• Withholding: Earlier this year, the Financial Accounting Standards Board adopted rules, effective for annual reporting periods beginning after December 15, 2016, that will permit companies to net settle equity awards for withholding purposes above the minimum statutory tax rate (up to the maximum statutory tax rate) without subjecting the awards to liability (mark-to-market) accounting. Companies should consider amending their equity plans and current award agreements, and approving new form award agreements, to provide additional flexibility for share withholding above the minimum statutory rates.
  • Clawbacks: In order to allow companies to claw back compensation under possible Dodd-Frank final clawback rules (see below), or pursuant to misconduct under other clawback policies that might be adopted in the future, companies that have not already done so should consider adding provisions in their incentive compensation plans and agreements that provide that all awards made thereunder are subject to such clawback policies.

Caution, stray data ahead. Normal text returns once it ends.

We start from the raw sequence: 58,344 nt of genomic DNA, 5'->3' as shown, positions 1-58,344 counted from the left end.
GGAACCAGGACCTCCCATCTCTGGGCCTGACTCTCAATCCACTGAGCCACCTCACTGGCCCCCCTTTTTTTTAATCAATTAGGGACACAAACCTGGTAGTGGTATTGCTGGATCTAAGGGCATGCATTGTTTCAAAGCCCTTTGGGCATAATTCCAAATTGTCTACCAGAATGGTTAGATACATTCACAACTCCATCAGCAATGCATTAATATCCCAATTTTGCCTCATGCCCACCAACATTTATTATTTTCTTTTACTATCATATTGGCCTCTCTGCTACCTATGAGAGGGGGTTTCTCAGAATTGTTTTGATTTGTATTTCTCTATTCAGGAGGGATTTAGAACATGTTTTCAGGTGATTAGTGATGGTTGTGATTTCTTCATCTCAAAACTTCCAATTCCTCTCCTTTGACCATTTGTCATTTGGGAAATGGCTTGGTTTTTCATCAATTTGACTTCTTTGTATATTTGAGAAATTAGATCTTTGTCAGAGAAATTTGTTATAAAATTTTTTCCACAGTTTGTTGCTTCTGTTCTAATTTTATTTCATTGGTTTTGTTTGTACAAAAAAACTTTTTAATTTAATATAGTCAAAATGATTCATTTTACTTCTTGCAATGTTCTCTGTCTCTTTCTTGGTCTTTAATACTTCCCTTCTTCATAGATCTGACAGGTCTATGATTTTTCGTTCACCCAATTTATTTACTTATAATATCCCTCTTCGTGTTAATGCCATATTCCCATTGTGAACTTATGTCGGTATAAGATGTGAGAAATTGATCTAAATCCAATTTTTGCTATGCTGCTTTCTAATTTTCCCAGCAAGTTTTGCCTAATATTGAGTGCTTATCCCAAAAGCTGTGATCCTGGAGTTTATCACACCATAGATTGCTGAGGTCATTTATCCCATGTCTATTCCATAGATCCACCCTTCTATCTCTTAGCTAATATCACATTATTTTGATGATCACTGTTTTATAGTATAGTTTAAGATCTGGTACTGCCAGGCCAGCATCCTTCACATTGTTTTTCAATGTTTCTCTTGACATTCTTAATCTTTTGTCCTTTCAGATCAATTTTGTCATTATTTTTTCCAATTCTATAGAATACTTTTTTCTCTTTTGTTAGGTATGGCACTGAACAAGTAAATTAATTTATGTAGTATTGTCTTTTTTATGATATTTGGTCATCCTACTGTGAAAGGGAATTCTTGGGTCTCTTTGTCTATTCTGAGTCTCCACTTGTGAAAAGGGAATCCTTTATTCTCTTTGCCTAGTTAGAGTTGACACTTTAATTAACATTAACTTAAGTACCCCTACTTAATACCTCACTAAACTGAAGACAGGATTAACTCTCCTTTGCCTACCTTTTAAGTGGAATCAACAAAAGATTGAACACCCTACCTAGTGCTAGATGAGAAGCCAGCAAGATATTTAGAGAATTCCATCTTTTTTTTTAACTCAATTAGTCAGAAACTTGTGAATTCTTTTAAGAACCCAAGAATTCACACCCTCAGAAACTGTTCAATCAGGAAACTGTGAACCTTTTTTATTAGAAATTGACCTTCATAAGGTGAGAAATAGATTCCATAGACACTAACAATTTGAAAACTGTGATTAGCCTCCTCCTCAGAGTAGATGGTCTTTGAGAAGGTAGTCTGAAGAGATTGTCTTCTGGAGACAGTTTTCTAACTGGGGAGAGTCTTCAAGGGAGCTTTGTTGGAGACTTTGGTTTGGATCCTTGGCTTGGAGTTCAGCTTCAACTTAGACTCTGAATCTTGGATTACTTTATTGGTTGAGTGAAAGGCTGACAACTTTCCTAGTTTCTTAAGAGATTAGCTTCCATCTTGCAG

• Proxy Advisory Policies: If companies plan to submit their equity plans for shareholder approval, they should review the policy guidelines of Institutional Shareholder Services (ISS), Glass Lewis and other proxy advisors and institutional investors with respect to equity plan terms, and consider revising the plans to remove such things as evergreen share authorizations, option repricings without shareholder approval, liberal share-counting and single-trigger change in control vesting accelerations.

Whistleblowing Protections

Over the past few years, the Securities and Exchange Commission (SEC) increasingly has focused on confidentiality provisions, severance and release agreements and other employee-related agreements that potentially prevent employees from reporting legal violations to the SEC. Companies should review their company policies, handbooks, employment and severance arrangements, and release agreements to ensure they do not prohibit whistleblowing or cooperating or communicating with a governmental agency.

Other Action Items